Think you know your tailors? Test your knowledge against our guide to Savile Row, with a breakdown of the brands you need to know…
London is the home of menswear. We invented the suit, and in Savile Row we have the most important men’s shopping street in the world but we also have the very best in contemporary formal wear. Seriously, has the Londoner ever looked as good as he does today? – Dylan Jones
Savile Row tailors are famous the world over for their heritage, attention to detail and style. Everyone from film stars, to royals and rock stars have made the pilgrimage to the home of tailoring for nearly more than 100 years. In the 2017 issue of Great British Brands Dylan Jones said:
Nowadays, anyone can visit a Savile Row tailor and get a suit made. Twenty-five years ago though, you only had a suit made if you were the sort of person who patronised the Row and, back then, you had to be a very particular kind of person. You were probably a banker, a politician or a barrister. Or, maybe, a rock star. You were certainly not ‘anyone’.
To get to know the shopping street that is Savile Row, you need first to understand the history of British style, and it’s ability to blend tradition and rebellion. As Dylan Jones said, ‘If anyone ever asks you just why Britain is so good at menswear, and unsurpassed at producing designers, then you only need to say this: not only are the British good at tradition, we excel at rebellion too.’
So let’s get back to our roots and see the best of British tailors on Savile Row…
The Brands to Know
The brand of choice for the likes of Gregory Peck, Marlene Dietrich and Laurence Olivier, Huntsman has been a leading Savile Row tailor since the 1920s. The Huntsman of today is not just a Savile Row tailor but also a British luxury institution, as ambitious and uncompromising now as it was over 100 years ago. And after Kingsman, it’s also a movie star too. In every way, a cut above the rest. 11 SAVILE ROW, LONDON W1S 3PS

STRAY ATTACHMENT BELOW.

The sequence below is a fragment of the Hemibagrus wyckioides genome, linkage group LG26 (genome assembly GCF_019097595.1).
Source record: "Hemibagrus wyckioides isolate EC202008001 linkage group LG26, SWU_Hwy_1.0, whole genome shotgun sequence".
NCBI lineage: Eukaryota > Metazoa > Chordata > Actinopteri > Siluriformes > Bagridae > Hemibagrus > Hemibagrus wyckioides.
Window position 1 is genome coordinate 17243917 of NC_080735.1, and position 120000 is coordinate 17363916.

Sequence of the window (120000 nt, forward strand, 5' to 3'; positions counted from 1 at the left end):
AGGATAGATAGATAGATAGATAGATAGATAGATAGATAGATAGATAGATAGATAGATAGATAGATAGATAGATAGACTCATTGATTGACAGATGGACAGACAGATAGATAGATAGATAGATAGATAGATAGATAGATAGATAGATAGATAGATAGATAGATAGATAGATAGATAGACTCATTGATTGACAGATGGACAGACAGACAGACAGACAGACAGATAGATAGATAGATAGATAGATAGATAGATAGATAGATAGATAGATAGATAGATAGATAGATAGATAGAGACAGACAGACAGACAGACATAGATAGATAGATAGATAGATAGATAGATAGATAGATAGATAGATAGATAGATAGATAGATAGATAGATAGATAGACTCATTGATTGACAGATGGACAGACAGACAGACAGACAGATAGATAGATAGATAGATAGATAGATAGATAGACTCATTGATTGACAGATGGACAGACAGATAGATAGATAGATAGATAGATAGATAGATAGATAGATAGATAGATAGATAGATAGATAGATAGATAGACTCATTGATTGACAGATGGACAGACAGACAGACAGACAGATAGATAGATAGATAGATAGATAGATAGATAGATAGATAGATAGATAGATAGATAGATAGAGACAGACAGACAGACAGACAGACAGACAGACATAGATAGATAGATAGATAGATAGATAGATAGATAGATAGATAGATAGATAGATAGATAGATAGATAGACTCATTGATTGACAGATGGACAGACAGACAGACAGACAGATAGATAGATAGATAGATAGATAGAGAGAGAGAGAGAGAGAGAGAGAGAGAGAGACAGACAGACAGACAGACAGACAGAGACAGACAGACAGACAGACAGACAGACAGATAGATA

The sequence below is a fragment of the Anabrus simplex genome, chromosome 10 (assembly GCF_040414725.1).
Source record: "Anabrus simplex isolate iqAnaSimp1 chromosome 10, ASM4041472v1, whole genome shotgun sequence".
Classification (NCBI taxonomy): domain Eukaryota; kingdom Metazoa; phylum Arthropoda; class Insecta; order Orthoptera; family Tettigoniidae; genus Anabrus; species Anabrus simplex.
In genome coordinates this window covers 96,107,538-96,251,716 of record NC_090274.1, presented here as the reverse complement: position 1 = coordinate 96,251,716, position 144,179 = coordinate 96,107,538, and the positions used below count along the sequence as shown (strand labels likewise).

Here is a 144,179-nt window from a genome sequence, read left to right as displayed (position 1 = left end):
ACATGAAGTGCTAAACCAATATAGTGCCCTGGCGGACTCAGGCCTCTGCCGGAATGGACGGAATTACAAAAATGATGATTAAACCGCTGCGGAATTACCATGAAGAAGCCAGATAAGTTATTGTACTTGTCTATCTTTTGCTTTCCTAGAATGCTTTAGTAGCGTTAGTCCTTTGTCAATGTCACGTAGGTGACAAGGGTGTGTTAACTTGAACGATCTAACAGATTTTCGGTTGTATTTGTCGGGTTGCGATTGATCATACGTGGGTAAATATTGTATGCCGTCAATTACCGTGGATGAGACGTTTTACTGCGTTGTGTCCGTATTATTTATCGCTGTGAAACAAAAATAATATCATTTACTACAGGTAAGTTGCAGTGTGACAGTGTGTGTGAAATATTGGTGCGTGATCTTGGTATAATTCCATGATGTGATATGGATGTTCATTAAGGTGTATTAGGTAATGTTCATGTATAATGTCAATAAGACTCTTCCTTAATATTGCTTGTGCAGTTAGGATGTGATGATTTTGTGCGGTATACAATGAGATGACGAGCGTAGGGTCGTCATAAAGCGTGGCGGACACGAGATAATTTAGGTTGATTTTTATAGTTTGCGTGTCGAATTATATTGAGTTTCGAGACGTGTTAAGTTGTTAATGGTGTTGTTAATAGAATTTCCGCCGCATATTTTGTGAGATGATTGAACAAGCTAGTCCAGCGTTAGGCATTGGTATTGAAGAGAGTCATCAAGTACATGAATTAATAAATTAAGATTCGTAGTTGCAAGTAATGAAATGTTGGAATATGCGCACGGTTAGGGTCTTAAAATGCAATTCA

One of the most famous names in men’s tailoring, Gieves & Hawkes is a brand made of two very famous halves. The brand’s history is, in reality, the story of two separate houses that merged just 40 years ago. Gieves was established in 1784 as tailor and celebrated supplier of uniforms for the British Royal Navy. Hawkes, instead, supplied the British Army from 1771. The bespoke and ready-to-wear tailors take up pride of place at 1 Savile Row, where they have been since 1974, when the two sides of the brand merged. Now the brand is known for dressing generations of royalty, and Admiral Lord Nelson, as well as the best dressed men of the 21st century. 1 SAVILE ROW, LONDON W1S 3JR
If it’s history and heritage you’re after, you can’t beat Henry Poole, the original Savile Row tailor. Established by military tailor James Poole in 1806, the firm’s fortunes were made during the Napoleonic wars. It wasn’t until James’s son Henry inherited the company, in 1846, that the grand new premises were opened with an entrance on Savile Row.
Last year, the company had much to celebrate, with the tailor’s 170th year on the prestigious row. They also have the royal seal of approval, quite literally, by becoming the only business in the world awarded 40 royal warrants from both British and international ruling houses. Thankfully, what hasn’t changed is their ability to produce elegantly tailored clothing that is both comfortable and long-lasting. 15 SAVILE ROW, LONDON W1S 3PJ
Established in 1926, just two years after Eric Kent and Dorothy Curwen first crossed paths on Savile Row, Kent & Curwen made its name supplying ties to the venerable universities of Oxford and Cambridge. Now, with Daniel Kearns in partnership with David Beckham as the creative directors, the brand is reborn and reinvented for the 21st century, with a collection of wonderfully nostalgic pieces including cricket jumpers, rowing blazers and rugby shirts. At Kent & Curwen, preppy is always in. 14 SAVILE ROW, LONDON W1S 3JN
A little further afield, Jermyn Street is home to the best shirts in the business. Emma Willis, has been creating bespoke shirts for the likes of the British royal family and Barack Obama since the 1990s. Just around the corner is Budd Shirtmakers in Piccadilly Arcade. Budd’s Piccadilly shop today is a treasure trove of the essential classics for a man’s wardrobe. Ultimately it’s the hands-on, tailor-made approach that keeps customers returning to these brands for generations.
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